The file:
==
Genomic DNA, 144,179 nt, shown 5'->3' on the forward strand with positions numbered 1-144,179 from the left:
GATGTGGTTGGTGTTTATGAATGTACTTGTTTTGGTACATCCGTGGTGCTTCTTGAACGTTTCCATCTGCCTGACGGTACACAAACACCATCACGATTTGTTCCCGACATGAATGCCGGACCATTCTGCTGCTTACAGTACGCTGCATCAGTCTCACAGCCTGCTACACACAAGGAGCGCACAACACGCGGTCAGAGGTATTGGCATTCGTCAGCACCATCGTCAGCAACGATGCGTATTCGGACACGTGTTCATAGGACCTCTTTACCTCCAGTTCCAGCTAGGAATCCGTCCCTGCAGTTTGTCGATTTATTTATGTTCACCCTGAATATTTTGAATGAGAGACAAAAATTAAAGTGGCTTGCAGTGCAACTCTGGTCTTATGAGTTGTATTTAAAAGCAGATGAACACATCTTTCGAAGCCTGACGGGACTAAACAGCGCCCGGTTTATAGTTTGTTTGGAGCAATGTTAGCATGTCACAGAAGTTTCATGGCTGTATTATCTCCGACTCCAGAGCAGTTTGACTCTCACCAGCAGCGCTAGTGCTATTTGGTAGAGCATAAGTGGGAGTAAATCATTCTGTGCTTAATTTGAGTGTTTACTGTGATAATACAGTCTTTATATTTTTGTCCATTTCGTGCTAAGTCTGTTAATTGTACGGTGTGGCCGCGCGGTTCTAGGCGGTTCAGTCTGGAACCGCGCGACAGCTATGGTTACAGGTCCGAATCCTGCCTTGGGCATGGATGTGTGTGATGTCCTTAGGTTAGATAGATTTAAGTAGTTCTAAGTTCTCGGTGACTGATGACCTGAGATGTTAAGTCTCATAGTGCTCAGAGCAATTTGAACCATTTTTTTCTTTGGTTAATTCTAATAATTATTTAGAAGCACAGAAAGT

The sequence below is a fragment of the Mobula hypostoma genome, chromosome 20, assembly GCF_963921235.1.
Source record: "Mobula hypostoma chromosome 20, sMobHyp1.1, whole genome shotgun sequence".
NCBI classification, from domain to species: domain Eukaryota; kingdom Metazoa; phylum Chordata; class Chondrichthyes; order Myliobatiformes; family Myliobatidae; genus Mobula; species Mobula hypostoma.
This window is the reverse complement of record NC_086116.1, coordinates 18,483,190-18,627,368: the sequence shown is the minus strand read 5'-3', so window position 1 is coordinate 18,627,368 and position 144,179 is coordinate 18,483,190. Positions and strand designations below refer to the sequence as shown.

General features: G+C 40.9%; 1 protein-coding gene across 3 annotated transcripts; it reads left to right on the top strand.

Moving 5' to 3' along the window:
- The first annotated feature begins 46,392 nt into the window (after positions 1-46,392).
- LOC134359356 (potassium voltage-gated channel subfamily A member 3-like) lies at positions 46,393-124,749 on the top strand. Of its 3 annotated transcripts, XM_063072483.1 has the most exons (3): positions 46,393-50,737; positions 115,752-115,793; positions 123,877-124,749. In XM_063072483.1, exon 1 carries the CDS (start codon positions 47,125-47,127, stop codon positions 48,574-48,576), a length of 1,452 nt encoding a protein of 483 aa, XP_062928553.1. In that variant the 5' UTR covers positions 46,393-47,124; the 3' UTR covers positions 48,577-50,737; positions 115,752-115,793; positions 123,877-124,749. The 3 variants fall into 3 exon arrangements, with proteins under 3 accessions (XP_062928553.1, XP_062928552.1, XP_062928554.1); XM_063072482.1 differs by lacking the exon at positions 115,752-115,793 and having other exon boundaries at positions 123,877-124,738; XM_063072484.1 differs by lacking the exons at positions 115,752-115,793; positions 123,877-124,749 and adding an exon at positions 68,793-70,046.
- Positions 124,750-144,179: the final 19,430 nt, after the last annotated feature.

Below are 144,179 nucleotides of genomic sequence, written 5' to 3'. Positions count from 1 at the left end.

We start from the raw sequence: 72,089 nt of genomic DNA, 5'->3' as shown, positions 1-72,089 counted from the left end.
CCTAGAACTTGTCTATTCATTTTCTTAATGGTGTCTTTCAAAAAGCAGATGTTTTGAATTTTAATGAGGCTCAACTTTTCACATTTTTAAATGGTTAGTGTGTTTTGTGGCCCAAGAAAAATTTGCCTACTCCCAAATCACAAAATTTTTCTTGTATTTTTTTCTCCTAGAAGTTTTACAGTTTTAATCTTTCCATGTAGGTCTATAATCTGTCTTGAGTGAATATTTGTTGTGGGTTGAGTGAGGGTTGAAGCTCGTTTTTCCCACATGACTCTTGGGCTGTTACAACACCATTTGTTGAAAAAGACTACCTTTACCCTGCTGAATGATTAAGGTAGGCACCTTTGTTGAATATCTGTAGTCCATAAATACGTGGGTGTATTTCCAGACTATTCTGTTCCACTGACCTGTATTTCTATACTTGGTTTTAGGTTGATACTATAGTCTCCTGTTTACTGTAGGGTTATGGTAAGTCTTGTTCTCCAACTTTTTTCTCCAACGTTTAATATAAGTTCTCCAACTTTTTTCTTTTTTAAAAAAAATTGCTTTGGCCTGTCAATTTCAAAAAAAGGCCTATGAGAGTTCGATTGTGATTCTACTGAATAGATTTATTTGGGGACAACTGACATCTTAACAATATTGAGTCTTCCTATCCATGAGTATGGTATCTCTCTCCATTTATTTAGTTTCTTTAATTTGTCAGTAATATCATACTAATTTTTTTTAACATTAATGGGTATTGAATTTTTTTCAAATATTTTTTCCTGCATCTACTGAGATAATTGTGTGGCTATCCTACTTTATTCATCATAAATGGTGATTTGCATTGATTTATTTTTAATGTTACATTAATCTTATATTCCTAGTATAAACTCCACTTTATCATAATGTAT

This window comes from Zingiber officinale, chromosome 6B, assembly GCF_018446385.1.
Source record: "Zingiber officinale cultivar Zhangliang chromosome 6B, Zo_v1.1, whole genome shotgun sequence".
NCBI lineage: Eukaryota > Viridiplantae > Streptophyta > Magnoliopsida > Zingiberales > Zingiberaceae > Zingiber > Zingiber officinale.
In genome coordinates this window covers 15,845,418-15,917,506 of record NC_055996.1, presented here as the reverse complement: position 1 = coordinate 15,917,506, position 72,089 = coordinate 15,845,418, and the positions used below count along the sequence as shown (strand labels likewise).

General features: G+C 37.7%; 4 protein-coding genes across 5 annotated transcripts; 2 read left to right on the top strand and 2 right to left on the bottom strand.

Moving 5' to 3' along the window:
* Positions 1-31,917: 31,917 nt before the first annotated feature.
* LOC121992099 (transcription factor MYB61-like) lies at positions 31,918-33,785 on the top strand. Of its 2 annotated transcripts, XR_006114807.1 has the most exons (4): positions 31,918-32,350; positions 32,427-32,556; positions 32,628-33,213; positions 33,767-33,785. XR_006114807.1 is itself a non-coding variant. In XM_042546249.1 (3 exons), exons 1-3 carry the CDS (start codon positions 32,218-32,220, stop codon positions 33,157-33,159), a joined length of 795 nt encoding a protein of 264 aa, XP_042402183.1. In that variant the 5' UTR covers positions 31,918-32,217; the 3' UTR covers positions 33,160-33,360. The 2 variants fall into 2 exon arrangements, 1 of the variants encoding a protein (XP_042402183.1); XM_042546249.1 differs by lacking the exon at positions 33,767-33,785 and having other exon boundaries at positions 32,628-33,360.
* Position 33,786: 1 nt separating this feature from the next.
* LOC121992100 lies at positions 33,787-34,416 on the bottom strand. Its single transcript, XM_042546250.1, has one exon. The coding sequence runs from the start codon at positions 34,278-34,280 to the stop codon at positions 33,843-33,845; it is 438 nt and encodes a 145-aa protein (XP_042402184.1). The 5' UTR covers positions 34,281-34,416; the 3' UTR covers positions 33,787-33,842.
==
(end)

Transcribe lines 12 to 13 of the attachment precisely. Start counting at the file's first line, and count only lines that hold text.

Below are 144,179 nucleotides of genomic sequence, written 5' to 3'. Positions count from 1 at the left end.

We start from the raw sequence: 72,089 nt of genomic DNA, 5'->3' as shown, positions 1-72,089 counted from the left end.